In my experience, this does work well if everyone just does whatever they feel like, so an important part in optimizing that process is tooling. I use Prettier and ESLint extensively to avoid bikeshedding: I want code to be high quality without wasting time on arguments about style. It’s better to settle on a style that is well-readable (even if it isn’t your favourite) than to leave everyone doing what they like and then argue during the review phase when the code is already written.

The pipe operator proposal however, is a prime opportunity for bikeshedding! After all, regardless of which proposal wins, it gives us additional style options, which means new linting rules must be right around the corner.

Where before we would write:


We can now write:

a |> fn

Or, if Hack wins:

a |> fn(^)

Is one better than the other? Should we restrict which one people use? In my opinion, the answers to those questions are arguably and yes. I don’t really care which of these two you end up favouring, but I’d rather set up guidance upfront than arguing about it afterwards.

Now, looking at the two proposals, what might potential linting rules look like? Personally, and regardless of which proposal, I would start with a lint rule that only allows the pipe operator if there’s more than a single function call in your pipeline. But from the perspective of maintainability and readability, can we foresee other rules we might want to introduce?

Again, regardless of which proposal, I would like to restrict piping into complex lambda expressions, as I think that would defeat the purpose of the operator. Anything else?

Frankly, for the F# proposal, that’s all I can think of.

For the Hack proposal however… where to start? The proposal allows piping into any kind of expression. And while this is great for function calls with arbitrary arguments, I strongly feel this quickly overshoots its usefulness when it comes to other expressions. In one of the Reddit discussions where I was playing devil’s advocate for the Hack proposal, I reduced a pipeline to:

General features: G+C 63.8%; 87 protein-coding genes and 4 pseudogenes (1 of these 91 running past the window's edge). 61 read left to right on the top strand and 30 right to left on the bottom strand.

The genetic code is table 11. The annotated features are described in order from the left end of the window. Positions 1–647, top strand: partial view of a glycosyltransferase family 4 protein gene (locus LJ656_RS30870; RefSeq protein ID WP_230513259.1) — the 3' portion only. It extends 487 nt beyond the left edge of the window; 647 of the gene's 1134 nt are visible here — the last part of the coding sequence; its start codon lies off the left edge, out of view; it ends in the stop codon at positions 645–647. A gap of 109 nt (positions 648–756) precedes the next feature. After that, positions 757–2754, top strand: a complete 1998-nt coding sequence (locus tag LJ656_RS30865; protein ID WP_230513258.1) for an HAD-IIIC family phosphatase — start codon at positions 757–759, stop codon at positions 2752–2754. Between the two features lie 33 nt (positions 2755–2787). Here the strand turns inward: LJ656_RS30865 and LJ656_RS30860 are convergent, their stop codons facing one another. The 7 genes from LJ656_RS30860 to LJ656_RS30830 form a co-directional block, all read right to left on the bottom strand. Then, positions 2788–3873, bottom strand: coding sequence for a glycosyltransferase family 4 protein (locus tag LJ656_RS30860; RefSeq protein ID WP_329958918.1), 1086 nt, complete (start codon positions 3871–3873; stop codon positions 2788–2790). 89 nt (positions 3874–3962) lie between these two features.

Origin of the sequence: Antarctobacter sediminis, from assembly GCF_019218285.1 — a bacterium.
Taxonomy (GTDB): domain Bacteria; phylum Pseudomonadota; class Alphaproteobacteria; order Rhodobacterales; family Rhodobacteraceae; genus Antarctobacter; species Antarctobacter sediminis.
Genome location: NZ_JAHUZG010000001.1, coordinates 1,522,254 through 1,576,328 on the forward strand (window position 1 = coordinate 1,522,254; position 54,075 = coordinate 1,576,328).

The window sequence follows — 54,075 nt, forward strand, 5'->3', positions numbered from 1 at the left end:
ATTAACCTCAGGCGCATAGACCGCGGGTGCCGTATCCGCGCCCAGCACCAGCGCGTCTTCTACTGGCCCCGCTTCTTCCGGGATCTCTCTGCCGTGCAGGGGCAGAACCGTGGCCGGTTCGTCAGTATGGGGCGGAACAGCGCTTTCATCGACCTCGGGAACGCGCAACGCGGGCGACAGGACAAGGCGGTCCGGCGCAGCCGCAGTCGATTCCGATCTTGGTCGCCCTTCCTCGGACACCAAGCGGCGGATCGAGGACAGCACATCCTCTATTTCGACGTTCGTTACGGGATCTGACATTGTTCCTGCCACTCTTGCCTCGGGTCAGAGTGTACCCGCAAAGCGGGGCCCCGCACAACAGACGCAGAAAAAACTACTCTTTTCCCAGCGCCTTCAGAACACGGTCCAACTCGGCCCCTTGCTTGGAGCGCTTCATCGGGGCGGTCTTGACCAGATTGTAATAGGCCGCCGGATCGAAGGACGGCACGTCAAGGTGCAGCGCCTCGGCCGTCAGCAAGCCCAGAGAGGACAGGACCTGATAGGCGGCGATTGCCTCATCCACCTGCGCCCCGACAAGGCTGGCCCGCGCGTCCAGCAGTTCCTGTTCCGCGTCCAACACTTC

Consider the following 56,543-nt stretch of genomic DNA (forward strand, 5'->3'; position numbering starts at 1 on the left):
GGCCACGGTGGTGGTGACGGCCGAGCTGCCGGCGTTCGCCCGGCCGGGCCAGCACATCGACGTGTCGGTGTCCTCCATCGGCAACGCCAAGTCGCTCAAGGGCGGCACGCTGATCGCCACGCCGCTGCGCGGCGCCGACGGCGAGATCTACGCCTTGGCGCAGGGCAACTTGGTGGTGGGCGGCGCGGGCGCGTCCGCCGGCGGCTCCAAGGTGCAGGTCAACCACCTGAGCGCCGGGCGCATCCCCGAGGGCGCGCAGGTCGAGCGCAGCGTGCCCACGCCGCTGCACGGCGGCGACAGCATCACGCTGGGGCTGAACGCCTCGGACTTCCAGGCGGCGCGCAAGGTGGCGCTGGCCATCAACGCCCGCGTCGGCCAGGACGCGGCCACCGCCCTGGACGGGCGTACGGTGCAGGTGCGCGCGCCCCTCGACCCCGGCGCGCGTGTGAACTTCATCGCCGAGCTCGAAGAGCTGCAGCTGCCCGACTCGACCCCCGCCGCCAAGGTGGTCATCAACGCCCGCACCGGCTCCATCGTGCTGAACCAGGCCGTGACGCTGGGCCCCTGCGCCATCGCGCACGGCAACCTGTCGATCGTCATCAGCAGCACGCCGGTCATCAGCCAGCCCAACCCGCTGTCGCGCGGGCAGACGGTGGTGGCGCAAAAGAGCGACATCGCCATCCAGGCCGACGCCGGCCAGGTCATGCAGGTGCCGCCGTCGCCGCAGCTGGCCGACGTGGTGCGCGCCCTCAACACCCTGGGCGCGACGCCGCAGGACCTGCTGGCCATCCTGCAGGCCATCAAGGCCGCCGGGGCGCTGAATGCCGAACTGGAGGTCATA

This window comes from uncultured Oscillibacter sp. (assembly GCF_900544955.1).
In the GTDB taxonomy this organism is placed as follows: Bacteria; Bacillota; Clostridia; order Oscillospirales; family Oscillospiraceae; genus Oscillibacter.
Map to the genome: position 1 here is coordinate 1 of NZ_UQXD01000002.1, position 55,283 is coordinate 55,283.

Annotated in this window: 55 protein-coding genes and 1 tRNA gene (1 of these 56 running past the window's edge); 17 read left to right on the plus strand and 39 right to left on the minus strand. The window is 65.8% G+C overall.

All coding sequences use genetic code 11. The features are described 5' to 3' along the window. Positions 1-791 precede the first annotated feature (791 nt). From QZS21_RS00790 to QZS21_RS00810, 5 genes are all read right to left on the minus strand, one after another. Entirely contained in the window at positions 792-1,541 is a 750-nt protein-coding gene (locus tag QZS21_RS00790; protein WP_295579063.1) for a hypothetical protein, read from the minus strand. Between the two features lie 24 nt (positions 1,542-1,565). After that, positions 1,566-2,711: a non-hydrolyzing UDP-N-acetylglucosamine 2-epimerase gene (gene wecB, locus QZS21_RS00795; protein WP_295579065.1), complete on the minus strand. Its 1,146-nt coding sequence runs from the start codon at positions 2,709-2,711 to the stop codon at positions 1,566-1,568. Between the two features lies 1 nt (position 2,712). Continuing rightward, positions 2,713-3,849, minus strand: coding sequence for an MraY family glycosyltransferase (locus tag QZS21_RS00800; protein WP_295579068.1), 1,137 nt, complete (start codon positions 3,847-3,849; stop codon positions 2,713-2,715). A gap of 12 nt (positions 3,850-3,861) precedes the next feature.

"PIPE" |> ^.split('') |> ^[0]

It doesn’t violate any of the rules I came up with so far, but I sure as hell would not want anyone in my team to write code like that. You might say that’s common sense, and nobody would write code like that, but is it really that easy?

Looking at the proposal itself, we see more examples of how the syntax would work:

value |> {foo: ^}
value |> `${^}`

These are all things we could already do, in a more straightforward way, without the pipe operator. I’m starting to think I would like to see an allowlist for expressions that may be used with the pipe operator, and at this point I’m inclined to let it only include function calls. But maybe I’m overreacting. Would I be throwing the baby out with the bath water?

Let’s look at the real-world examples provided by the proposal itself. First example:

// Status quo
var minLoc = Object.keys( grunt.config( "uglify.all.files" ) )[ 0 ];

// With pipes
var minLoc = grunt.config('uglify.all.files') |> Object.keys(^)[0];

Ah, that’s nice! Even though it’s only a single pipe, the part after the pipe makes it immediately obvious that we’re taking the first key without the need for a named function. The status quo here wasn’t actually too bad, but I like how the Hack proposal works here. +1 for Hack.

Next example:

// Status quo
const json = await npmFetch.json(npa(pkgs[0]).escapedName, opts);

// With pipes
const json = pkgs[0] |> npa(^).escapedName |> await npmFetch.json(^, opts);

Ehm, okay. I suppose you could do this. It’s different, but is it better? Frankly, I don’t think this is a great example for the pipeline operator at all. I don’t like how it hides the await at the end of the line, and I don’t like how we have to scan forward to find the caret and perform a mental substitution to understand what we’re doing. -1 for Hack.

Next example:

// Status quo
return filter(obj, negate(cb(predicate)), context);

// With pipes
return cb(predicate) |> _.negate(^) |> _.filter(obj, ^, context);

Frankly, I don’t like this much either. The negation is clear enough, but I’m having trouble reasoning backwards how the filter function is being applied. It’s as if I’m losing my context along the pipeline. Maybe it’s just because I’m not used to it yet, but here I would again vote -1 for Hack.

Next one:

// Status quo
return xf['@@transducer/result'](obj[methodName](bind(xf['@@transducer/step'], xf), acc));

// With pipes
return xf
|> bind(^['@@transducer/step'], ^)
|> obj[methodName](^, acc)
|> xf['@@transducer/result'](^);